In En Transition Spotlight: Guy Lafontaine

In/En Transition

March 1-31 2018  | Opening Reception March 2 | Artist talk March 3

In/En Transition presents an exchange of photography by exhibiting six Quebec artists in Toronto, and six Ontario artists in Montreal, reinforcing a sense of community between the two provinces.

Artists- Toronto- Connections Gallery
André DenisNathalie GarceauJudith BellavanceCaroline HayeurJean-Francois Leblanc, Guy Lafontaine

Ballroom.jpg

How has your process changed over your career as a photographer?

My process has evolved from basic film cameras to medium format to large format cameras. Then to digital cameras, from basic ones to a higher end one. Through all my years in photography, I got to know and use a broad range of cameras and equipment. But I always saw the equipment I use only as tools that allow to bring to life my vision.

Using solely digital cameras for several years now, I see the benefits of ease of use and the bonus of seeing my results instantly. In the film days, any new project had its financial burden, with digital cameras the costs for a new project have gone down and allow me to consider more projects as feasible.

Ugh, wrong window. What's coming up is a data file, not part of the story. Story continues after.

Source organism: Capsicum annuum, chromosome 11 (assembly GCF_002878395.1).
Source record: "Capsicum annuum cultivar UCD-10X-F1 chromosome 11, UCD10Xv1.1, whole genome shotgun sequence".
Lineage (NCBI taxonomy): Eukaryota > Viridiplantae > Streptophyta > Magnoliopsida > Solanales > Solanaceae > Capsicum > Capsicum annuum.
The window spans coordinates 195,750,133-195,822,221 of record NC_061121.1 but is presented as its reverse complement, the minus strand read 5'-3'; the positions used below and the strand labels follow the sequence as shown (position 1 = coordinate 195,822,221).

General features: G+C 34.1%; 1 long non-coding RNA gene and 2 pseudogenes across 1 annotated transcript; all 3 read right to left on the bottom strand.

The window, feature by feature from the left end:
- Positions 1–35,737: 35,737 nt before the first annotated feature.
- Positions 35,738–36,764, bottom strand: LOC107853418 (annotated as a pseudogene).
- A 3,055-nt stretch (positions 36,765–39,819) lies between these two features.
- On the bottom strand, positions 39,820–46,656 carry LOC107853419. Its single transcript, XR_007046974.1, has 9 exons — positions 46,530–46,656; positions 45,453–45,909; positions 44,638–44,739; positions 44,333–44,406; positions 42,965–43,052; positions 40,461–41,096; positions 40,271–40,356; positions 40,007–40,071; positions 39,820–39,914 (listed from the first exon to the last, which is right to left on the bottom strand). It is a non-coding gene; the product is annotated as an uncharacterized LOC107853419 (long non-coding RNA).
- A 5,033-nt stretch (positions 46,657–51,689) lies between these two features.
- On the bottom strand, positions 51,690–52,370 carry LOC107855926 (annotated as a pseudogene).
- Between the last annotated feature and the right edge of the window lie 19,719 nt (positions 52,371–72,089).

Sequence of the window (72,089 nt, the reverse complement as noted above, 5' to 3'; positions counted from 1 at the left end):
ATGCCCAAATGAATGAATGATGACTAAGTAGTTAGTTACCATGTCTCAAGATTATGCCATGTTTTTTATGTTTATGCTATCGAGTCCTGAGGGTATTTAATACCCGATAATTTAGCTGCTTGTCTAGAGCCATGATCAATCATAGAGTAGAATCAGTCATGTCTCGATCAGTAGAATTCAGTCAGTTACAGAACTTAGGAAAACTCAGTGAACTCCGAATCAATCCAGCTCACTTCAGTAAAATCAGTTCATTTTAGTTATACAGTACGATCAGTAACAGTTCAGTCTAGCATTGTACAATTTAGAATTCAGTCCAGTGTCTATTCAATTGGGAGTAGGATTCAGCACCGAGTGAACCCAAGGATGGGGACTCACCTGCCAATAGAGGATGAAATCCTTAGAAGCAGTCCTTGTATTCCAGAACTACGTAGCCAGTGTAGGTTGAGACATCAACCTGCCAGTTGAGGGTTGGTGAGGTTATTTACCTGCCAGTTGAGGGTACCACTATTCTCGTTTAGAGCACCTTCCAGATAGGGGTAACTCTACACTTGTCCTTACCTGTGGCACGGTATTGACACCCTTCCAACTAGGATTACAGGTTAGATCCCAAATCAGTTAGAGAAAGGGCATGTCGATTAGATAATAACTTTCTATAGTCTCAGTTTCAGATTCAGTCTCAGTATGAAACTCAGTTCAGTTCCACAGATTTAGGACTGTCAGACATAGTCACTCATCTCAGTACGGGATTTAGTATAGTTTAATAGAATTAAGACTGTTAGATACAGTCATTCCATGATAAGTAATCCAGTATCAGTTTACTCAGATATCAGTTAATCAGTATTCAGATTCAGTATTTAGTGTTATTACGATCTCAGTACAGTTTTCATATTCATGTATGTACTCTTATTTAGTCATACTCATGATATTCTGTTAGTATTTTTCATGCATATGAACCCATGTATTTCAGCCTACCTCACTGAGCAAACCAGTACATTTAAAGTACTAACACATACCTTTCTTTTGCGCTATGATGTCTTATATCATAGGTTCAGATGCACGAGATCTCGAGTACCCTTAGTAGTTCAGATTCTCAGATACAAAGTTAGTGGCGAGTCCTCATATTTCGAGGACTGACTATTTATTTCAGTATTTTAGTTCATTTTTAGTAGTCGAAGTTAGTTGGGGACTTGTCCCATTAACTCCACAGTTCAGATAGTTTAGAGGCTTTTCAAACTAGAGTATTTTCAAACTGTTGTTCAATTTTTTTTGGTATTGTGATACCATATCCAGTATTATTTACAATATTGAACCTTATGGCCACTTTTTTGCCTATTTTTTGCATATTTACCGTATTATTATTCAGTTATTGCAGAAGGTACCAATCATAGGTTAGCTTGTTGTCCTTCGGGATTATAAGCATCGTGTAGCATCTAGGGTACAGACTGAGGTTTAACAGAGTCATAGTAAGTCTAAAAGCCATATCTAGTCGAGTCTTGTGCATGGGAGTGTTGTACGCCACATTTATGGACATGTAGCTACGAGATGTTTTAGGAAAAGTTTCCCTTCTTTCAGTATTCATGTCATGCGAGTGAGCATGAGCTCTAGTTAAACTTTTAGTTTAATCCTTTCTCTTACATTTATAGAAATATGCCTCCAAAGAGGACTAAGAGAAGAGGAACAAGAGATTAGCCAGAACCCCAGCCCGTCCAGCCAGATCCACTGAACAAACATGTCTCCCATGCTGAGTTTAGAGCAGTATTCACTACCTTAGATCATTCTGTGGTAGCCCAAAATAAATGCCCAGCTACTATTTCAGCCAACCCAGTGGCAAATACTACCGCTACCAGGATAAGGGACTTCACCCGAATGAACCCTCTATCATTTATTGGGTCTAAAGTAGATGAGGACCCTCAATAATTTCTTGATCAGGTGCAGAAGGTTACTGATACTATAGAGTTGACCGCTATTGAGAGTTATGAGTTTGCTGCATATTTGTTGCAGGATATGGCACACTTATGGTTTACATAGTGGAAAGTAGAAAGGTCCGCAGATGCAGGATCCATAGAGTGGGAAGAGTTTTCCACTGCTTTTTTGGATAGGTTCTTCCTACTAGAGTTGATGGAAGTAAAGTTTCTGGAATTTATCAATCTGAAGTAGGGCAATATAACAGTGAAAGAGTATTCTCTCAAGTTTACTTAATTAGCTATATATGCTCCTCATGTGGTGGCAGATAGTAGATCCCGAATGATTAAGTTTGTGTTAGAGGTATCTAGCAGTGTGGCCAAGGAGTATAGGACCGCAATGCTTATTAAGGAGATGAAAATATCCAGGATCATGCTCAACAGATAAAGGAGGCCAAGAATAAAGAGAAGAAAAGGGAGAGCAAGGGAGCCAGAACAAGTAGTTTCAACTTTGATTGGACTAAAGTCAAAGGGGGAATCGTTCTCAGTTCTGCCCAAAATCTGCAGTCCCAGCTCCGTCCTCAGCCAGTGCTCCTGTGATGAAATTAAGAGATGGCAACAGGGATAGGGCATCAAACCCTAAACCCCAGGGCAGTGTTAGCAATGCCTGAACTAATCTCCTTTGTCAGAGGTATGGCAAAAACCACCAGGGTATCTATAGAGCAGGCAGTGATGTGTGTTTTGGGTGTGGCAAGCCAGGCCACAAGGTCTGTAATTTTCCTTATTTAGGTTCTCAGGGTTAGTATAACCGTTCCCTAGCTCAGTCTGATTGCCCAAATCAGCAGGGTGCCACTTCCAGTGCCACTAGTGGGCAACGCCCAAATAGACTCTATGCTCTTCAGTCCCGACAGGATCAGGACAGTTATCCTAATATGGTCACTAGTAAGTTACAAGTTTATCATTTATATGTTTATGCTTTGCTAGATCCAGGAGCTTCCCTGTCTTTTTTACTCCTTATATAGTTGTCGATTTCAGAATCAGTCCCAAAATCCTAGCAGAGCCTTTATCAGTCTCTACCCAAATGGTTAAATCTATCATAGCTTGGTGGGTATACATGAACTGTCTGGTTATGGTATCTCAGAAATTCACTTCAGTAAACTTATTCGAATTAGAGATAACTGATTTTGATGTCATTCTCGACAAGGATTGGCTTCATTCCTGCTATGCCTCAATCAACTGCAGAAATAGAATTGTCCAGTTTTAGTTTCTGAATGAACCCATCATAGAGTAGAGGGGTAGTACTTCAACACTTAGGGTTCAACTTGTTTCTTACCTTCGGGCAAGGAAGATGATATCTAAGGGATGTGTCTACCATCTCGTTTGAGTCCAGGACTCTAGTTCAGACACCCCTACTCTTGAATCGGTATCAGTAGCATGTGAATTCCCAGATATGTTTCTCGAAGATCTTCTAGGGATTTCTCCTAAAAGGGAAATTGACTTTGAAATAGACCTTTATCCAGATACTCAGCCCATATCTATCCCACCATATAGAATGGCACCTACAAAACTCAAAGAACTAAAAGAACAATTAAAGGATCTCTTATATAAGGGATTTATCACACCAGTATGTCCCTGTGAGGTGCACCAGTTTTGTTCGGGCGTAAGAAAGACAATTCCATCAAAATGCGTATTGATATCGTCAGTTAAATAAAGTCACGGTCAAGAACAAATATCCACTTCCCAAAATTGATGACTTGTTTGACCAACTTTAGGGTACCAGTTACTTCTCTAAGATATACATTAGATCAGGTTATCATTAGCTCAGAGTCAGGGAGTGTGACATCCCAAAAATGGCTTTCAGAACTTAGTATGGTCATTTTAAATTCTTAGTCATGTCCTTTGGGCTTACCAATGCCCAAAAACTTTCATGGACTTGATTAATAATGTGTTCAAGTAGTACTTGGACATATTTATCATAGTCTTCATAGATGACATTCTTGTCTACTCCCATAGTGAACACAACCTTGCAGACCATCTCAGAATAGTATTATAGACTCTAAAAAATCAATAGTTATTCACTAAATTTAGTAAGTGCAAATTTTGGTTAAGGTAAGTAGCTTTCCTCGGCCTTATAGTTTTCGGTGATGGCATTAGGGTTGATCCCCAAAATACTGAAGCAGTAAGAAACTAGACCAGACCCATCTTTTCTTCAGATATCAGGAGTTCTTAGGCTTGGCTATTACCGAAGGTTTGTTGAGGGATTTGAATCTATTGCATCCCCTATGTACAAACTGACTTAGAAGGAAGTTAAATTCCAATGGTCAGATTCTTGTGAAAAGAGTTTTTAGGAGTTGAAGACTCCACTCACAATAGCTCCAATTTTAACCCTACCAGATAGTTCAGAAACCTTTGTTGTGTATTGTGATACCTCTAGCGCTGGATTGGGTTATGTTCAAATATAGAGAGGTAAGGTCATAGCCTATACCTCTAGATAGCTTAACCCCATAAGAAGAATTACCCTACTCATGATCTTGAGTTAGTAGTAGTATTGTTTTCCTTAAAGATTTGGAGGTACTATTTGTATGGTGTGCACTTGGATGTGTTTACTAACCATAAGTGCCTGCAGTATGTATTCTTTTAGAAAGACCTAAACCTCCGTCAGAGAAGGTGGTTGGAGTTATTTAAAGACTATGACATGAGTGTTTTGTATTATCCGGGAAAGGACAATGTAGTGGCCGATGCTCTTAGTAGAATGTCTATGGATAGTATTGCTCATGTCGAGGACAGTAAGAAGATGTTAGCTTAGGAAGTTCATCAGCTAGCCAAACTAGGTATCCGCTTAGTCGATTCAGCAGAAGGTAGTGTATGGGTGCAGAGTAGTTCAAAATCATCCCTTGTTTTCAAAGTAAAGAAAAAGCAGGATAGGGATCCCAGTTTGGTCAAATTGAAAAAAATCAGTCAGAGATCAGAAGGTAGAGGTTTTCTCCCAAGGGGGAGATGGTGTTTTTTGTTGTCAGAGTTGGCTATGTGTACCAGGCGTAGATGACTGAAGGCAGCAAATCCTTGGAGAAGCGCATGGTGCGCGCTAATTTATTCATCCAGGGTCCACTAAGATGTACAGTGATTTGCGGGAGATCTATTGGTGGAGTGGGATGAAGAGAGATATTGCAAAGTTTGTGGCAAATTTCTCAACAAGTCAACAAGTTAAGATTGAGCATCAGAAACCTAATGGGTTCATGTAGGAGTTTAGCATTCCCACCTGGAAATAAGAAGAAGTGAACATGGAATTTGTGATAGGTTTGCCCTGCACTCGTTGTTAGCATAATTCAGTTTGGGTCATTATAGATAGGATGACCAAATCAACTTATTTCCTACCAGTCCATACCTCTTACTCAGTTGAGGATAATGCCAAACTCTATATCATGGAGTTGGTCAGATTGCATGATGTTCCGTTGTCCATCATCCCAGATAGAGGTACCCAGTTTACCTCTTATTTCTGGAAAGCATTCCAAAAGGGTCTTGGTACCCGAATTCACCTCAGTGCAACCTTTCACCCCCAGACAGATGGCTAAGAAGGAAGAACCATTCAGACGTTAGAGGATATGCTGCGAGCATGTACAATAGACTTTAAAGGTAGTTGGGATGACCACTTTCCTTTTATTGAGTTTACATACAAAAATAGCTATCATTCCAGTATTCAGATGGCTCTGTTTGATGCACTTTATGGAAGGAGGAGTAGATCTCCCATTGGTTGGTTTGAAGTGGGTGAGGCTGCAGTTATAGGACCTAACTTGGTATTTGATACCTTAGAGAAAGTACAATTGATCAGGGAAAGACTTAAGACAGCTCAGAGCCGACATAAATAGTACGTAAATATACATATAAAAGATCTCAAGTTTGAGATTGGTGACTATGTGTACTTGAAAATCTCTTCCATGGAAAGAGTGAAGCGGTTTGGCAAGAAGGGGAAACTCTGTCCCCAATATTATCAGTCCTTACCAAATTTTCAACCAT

Bio

I have been living and working in Montreal for the last 30 years. Working as a professional mechanical designer for all my whole career, I have an insider’s view of the industrial environments, equipments and un-common places on which I get to intervene, either as a mechanical designer or as a photographer for my personal documentary projects. My dual background allows me to create visually strong and well structured images that can have a meaningful informative side as well.

As a self-educated photographer/curator, I evolved through the various projects that I create, slowly building myself a strong artistic experience along the way. As the american photographer Walker Evans stated, I describe myself as “documentary style” photographer. Subjects that I worked on through the years are: several large manufacturing industries (either about to close and or being drastically transformed), a major paper mill in the closing process, an hotel/convention centre complex being demolished, the largest nuclear bunker in Canada between it’s active and it’s museum period, hydro power plants, downtown store front reflections and various urban landscapes of humble worker’s houses alongside industrial sites, highways, railroads and major power lines.

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